Just as it looked as though the legions would win through, the leftmost (shallow) unit of Latins collapsed - well, it was outnumbered - but unfortunately for the Italians there was a cascade failure and the whole left of their line ran for it. One of the Roman units disintegrated as well, but the rest of the boys in red didn't seem to mind too much. The warband hit by the Roman cavalry routed at the same time, as did one of the closer formation warbands, disordering some of their friends and my Caetrati, but it wasn't enough. And, just because I can, here's a picture I took of the Celtiberian victory when I managed to get some decent daylight:
Very little deters the juggernaut of Rome, however, and another army is already on its way...
A single shot of the aftermath of yesterday evening's game:
The light in the evenings isn't good enough for photos, but I left the figures on the field at the point of Celtiberian success. The gap in front of them was occupied by Socii legions before they had a catastrophic morale collapse. Just wanted to record the moment before Rome sends in another army...
...to Nortius Maximus and Legatus Hedlius. Nortius has a blog here with a nice baggage element in progress at the moment. I really should think about this sort of thing too! Legatus, on the other hand, has FIVE blogs. Click on his profile picture to get to them...
Sixteen of them; I thought I had another twenty-four, but at least this means I was able to finish them more quickly:
I wanted some in different colours, to help differentiate them from the men in white. And also because I could - it made them more interesting to paint.
And that's me finished my Companion Miniatures Spanish. I have some Navigator Miniatures skirmish infantry and light horse to do, plus some cavalry command bases as well as a high command stand by Gripping Beast. And that will be this project finished, at least as much as they ever are...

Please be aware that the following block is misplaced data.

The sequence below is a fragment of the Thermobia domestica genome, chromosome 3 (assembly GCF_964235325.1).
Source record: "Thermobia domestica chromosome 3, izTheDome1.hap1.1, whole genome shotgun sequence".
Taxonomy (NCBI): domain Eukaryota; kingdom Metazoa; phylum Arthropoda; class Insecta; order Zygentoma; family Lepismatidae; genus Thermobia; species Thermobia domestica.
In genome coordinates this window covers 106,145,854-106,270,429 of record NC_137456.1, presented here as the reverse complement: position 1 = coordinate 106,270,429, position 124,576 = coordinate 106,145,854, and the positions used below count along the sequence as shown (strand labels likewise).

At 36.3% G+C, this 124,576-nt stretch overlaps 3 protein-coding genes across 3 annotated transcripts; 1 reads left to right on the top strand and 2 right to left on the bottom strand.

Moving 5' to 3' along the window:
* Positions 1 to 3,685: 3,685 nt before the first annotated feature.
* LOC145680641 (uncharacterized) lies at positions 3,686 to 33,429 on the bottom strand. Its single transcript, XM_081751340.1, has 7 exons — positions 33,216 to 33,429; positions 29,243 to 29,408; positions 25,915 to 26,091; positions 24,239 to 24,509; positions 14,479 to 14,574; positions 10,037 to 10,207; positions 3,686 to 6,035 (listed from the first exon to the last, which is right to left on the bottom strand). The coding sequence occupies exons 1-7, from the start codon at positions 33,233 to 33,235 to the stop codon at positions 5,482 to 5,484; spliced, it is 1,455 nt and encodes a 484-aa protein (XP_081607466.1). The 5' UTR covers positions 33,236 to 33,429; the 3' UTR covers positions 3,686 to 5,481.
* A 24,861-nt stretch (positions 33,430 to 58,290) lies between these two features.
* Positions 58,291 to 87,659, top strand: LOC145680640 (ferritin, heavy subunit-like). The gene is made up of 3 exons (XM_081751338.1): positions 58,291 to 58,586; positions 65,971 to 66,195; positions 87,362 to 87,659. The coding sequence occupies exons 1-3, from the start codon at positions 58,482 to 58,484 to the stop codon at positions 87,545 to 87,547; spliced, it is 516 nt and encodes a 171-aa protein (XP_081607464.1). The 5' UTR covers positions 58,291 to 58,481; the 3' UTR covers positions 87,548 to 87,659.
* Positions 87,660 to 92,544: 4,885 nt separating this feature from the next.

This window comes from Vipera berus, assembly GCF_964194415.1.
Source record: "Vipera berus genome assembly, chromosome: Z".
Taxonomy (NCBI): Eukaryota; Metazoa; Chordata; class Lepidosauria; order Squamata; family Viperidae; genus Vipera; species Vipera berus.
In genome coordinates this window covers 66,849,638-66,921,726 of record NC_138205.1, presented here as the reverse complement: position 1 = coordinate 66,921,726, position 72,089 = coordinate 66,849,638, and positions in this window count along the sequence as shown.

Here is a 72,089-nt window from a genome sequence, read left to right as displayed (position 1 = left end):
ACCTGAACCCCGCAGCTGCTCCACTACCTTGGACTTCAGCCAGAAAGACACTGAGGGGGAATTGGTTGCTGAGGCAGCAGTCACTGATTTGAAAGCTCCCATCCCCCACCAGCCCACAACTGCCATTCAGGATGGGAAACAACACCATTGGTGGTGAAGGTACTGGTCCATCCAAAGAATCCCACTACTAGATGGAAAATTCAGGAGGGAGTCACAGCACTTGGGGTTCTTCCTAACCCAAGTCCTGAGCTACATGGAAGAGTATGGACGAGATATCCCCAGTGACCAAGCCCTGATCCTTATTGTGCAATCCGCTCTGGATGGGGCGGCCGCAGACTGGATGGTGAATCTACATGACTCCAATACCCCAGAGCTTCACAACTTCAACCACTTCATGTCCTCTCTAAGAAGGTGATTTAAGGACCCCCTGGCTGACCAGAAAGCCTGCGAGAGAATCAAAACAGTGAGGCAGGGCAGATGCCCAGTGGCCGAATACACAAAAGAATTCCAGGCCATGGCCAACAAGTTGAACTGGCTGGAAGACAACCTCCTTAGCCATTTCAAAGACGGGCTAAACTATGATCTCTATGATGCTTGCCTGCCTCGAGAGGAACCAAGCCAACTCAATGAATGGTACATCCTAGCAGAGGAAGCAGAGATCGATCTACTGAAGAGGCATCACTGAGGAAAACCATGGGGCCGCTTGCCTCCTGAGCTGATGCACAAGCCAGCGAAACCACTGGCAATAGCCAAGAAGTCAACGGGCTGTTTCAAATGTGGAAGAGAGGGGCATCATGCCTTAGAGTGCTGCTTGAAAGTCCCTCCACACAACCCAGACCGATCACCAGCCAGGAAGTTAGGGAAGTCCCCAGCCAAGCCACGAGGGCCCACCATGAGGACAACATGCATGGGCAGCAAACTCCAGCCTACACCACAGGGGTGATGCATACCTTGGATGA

Nasty, these - they'll do very nicely for Balearics:
A ground level shot. I've varied the shield and sling colours for some interest.
And one from the vantage point of the gamer. There are 24 of them, and I have the same again already painted but needing to be based. I've painted the second batch in various colours to make them fit in with my Celtiberians.
On Tuesday we replayed the scenario for Ilipa, mainly because when we ran it the first time none of our local players was able to make it.
We played the game in the evening, when the light is so poor that photos don't come out. However, I did take some shots of the initial setup on my home table. First up (above) is a long shot of the whole battle, Romans on the left.
Second is a slightly angled shot of the Roman army.
The third and final photo shows the forces fighting for Carthage. It was an all-out Roman victory this time, with Carthage being comprehensively crushed.
Coarse sponge, splatted with sandy paint. I dislike markers, especially for large display games. I want things to look uncluttered, so I have gone for casualty dials and now dust markers. Certain unit types gain extra impetus dice in our rules of choice, and I wanted some way to represent this. I shamelessly "borrowed" the idea from a post made by Big Lee on 6mm WWII desert warfare - credit where credit's due, after all! Having said that, his look a lot better than mine. Maybe the elephants are being chased by giant gerbils...
40 slingers and 48 Caetrati: skirmishers for my ancient Spanish army. The slingers are the last of my Companion Miniatures figures. To finish off, I've bought the extra Caetrati and a load of light cavalry from Navigator Miniatures at Magister Militum. They are noticeably smaller than the Companion Miniatures guys, but I'm not too worried about that because they are meant to represent units of younger guys in the skirmish line and on little ponies. They would fit well with the likes of 1st Corps. We'll see how many of this lot I manage to finish for the end of the year...